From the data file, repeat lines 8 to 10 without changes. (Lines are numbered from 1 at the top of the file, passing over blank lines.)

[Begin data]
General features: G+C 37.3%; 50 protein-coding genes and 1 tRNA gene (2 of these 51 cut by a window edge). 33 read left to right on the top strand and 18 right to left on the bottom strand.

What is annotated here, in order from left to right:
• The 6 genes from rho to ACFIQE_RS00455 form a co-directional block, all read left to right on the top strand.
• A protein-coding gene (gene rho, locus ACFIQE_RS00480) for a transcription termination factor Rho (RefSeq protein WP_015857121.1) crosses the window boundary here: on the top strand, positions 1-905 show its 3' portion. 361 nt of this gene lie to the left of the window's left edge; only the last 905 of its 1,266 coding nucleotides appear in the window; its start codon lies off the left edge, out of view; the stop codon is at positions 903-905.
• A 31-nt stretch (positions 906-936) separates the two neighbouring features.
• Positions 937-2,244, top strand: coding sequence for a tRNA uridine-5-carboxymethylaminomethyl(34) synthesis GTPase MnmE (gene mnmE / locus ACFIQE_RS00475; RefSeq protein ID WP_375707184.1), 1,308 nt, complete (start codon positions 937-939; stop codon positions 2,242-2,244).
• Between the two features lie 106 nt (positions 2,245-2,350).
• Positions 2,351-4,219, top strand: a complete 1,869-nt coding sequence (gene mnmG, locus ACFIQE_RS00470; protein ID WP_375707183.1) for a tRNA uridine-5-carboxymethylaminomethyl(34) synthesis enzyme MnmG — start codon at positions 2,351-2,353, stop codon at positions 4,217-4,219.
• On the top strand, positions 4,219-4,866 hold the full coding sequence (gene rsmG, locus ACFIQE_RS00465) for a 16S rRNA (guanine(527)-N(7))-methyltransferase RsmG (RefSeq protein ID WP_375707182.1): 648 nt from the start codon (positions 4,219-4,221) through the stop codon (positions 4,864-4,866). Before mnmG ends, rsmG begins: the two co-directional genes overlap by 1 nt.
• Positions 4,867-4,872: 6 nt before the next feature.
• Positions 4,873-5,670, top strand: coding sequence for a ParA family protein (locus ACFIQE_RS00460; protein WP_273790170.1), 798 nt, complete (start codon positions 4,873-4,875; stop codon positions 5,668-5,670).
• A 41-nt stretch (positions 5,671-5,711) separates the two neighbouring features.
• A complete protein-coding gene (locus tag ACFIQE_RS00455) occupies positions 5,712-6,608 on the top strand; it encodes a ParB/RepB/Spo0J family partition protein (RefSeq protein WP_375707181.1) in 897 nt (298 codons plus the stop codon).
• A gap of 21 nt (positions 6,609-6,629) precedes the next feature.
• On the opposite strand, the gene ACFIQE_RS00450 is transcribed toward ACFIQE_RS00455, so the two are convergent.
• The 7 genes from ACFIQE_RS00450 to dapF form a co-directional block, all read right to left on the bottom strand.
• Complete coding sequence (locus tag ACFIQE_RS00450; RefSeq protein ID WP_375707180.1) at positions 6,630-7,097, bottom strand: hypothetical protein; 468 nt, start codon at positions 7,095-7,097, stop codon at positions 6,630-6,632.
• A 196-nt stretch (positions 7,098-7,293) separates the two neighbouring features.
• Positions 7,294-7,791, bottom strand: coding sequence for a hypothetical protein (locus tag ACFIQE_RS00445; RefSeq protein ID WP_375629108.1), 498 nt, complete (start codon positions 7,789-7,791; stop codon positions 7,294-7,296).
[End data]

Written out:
• Positions 2,351-4,219, top strand: a complete 1,869-nt coding sequence (gene mnmG, locus ACFIQE_RS00470; protein ID WP_375707183.1) for a tRNA uridine-5-carboxymethylaminomethyl(34) synthesis enzyme MnmG — start codon at positions 2,351-2,353, stop codon at positions 4,217-4,219.
• On the top strand, positions 4,219-4,866 hold the full coding sequence (gene rsmG, locus ACFIQE_RS00465) for a 16S rRNA (guanine(527)-N(7))-methyltransferase RsmG (RefSeq protein ID WP_375707182.1): 648 nt from the start codon (positions 4,219-4,221) through the stop codon (positions 4,864-4,866). Before mnmG ends, rsmG begins: the two co-directional genes overlap by 1 nt.
• Positions 4,867-4,872: 6 nt before the next feature.